MISSION VIEJO, Calif. — Lining up the right way.

Running a crisp rout on the field. 

Throwing a clean pass through the air.

To Mission Viejo football head coach Chad Johnson, this team is all about doing things the right way — on and off the field. To him, it comes with the territory at a football program like Mission's; one that has seven CIF titles and 25 league championships to its name. 

What You Need To Know

  • Mission Viejo football is one of the top-ranked programs in the CIF Southern Section
  • This year head coach Chad Johnson made a point to enhance their non-league schedule — playing some of the toughest teams in the state
  • With every competitive matchup though, Johnson also makes a point to use his platform for more than just football
  • The team has honored the armed forces in a game against Long Beach Poly and will look to raise money for pediatric cancer research during their homecoming game Friday

“This program expects to do well and win league championships every single year," he said. 

The ability to compete, and compete amongst the best, is especially important in today's ultra-competitive high school landscape. 

It's a time where players don't always stick to their hometown schools. Instead they often choose programs based on exposure and strength of schedule. 

“When you look as the head coach at what can you do better, one of the things I decided to do was improve our non-league schedule," he explained. "And then, there's also this part of it where parents and kids in today’s day and age are looking around and shopping schools.”

As a public school, Johnson said he has to do more to make a statement — one that said the Siablos can compete with the best.

"We're playing teams like Long Beach Poly, at the top of the Moore league, teams like Servite who will compete for a Trinity League championship, and Alemany who almost certainly will be at the top of their league," he said. 

Showing potential student athletes that, "if you attend your local public school you can still have all the success that the privates do."

In fact, it's that attitude that has brought in players like junior quarterback Kadin Semonza and junior wide receiver Mikey Matthews, two athletes who, as best friends, share similar mentalities when it comes to their school. 

“A lot of these kids coming from youth football, it’s always private, private, private," Semonza said. "But i think we’re a good example that it doesn’t matter where you go, if you’re a good player they will find you.”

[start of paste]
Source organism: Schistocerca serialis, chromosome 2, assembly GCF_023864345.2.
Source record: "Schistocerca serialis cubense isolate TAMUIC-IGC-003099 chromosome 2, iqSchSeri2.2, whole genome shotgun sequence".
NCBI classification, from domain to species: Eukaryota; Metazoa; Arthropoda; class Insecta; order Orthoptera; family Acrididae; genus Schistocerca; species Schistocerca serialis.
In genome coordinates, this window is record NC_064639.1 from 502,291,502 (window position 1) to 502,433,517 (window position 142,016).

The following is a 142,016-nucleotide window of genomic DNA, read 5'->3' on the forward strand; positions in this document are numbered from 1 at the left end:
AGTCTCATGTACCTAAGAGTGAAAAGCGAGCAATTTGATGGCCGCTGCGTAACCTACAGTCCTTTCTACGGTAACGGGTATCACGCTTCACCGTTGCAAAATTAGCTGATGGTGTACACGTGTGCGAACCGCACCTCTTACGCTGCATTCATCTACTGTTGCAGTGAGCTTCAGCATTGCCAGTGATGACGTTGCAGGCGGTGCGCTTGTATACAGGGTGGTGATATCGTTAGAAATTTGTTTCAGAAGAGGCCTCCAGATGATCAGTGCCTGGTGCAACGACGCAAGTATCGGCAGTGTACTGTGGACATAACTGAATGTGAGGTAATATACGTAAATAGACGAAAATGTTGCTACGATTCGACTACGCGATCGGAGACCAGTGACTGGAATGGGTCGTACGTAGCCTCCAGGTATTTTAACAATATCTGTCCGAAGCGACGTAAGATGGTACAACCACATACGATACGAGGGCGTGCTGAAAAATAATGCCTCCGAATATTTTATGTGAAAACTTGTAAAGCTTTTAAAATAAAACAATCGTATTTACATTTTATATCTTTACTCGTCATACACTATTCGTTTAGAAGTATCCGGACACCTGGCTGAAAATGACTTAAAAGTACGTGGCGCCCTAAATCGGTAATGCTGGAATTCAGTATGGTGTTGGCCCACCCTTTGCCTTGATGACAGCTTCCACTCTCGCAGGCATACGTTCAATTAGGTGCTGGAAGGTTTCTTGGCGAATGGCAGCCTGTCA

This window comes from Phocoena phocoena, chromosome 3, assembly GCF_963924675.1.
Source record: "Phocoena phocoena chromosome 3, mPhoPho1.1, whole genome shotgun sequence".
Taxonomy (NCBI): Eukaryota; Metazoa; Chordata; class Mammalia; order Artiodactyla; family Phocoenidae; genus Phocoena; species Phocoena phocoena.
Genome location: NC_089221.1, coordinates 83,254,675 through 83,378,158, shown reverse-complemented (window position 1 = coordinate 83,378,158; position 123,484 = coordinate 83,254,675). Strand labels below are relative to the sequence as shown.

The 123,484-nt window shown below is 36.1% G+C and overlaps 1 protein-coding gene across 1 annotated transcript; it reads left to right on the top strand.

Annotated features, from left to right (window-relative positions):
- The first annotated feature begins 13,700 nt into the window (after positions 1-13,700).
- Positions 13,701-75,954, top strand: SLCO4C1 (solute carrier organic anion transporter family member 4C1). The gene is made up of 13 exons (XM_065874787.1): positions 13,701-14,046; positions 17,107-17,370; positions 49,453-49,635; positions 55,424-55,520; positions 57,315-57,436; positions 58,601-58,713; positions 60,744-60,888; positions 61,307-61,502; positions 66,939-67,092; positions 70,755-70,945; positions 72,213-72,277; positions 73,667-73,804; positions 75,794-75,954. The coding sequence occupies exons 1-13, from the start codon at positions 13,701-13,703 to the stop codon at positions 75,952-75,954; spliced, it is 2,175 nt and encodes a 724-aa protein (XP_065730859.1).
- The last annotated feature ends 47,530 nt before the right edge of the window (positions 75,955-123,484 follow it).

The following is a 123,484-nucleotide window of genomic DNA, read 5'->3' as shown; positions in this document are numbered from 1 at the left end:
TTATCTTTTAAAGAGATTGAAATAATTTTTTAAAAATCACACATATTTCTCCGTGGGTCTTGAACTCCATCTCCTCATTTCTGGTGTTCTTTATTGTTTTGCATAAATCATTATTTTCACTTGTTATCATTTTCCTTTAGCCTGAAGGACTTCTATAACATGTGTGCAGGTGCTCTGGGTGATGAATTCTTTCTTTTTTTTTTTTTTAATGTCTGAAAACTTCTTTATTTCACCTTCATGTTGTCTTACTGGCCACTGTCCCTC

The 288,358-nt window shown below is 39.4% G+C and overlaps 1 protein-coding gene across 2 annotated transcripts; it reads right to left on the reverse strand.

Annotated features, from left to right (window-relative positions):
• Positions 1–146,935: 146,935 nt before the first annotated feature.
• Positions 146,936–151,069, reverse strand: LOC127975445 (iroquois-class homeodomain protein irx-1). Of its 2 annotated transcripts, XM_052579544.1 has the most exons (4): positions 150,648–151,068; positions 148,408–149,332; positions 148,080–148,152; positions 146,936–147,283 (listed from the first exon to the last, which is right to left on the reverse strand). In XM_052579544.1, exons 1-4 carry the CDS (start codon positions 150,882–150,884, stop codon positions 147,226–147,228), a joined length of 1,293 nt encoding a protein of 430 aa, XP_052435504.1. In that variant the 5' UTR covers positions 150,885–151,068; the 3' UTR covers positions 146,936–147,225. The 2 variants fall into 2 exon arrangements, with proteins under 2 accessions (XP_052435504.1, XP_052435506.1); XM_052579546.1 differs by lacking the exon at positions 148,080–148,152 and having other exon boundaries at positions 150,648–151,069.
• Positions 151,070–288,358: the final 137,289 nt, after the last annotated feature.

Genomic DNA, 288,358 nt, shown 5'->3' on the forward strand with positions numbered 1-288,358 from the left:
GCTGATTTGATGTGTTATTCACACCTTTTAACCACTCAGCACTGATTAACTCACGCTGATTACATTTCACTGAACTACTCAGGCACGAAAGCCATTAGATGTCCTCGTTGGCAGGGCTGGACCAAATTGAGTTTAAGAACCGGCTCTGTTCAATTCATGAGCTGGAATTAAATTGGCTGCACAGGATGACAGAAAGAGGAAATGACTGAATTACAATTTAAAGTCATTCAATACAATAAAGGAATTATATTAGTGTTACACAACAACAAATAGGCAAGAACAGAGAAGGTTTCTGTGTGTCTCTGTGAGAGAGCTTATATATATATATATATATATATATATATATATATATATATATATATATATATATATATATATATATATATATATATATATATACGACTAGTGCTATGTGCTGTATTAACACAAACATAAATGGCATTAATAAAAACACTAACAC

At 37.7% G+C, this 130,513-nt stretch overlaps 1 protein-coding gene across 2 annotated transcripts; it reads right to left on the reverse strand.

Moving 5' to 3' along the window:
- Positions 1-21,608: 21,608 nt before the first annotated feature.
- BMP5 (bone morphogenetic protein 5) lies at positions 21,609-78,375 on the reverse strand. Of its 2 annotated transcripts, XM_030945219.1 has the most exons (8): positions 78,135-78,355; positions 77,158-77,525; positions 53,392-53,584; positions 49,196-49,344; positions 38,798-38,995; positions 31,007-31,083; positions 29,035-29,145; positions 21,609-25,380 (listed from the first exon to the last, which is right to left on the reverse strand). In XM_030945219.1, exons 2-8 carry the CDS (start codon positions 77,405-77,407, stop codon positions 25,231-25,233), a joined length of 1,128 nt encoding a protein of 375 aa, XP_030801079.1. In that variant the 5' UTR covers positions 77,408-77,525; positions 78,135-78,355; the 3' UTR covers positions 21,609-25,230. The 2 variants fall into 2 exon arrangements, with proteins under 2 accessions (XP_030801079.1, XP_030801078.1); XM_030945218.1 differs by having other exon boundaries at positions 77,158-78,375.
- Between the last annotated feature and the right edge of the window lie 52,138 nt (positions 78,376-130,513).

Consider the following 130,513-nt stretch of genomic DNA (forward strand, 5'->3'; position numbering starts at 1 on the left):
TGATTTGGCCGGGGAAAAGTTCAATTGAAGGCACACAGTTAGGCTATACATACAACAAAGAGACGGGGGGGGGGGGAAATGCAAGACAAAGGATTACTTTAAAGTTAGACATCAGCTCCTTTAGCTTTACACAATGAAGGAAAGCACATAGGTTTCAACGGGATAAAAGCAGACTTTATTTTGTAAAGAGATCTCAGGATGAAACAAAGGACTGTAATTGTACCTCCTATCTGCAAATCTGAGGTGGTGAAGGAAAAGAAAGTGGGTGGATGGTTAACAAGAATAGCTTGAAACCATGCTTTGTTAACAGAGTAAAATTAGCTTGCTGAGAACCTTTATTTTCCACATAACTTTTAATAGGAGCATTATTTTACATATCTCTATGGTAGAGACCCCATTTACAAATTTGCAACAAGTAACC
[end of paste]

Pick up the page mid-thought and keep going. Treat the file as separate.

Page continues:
But aside from just being good players, Johnson wants to make sure his program understands, it's about being good people too. 

When he came to Mission Viejo three years ago, that was always part of the focus. 

“For you just to go into the program and almost be selfish, just take what it gives you and not give anything back," Johnson said, "I think you’re missing something from a character development standpoint.”

And so with every tough matchup he schedules, Johnson also makes a point to put together games that make a different statement. 

From a game honoring the Armed Forces, specifically the 13 fallen soldiers in Afghanistan, to a homecoming game this Friday that will fundraise and bring awareness to pediatric cancer. 

“This week, we’re doing a game that is close to my heart," Johnson said. "You know I lost my mom to cancer and we’re playing for cancer this week. Our booster club will be making a donation to CHOC hospital."

To Semonza and Matthews, it shows their roles at Mission Viejo are as more than just football players. 

“I think the best players have a purpose to play and a reason to play, and that’s why they wake up every day to do what they do," Semonza explained.

"It just comes back to family," Matthews added. "I can’t really explain it, it’s just bigger than any game. That’s what makes us a brotherhood and a family because all those words come back together."

A family that yes, comes together and competes on the football field, but also comes together for the community. 

"As coaches we want to make our players aware that there’s more than football," Johnson said. "You have a duty wearing this uniform to give back to our community."

Giving “doing things the right way” a little more meaning.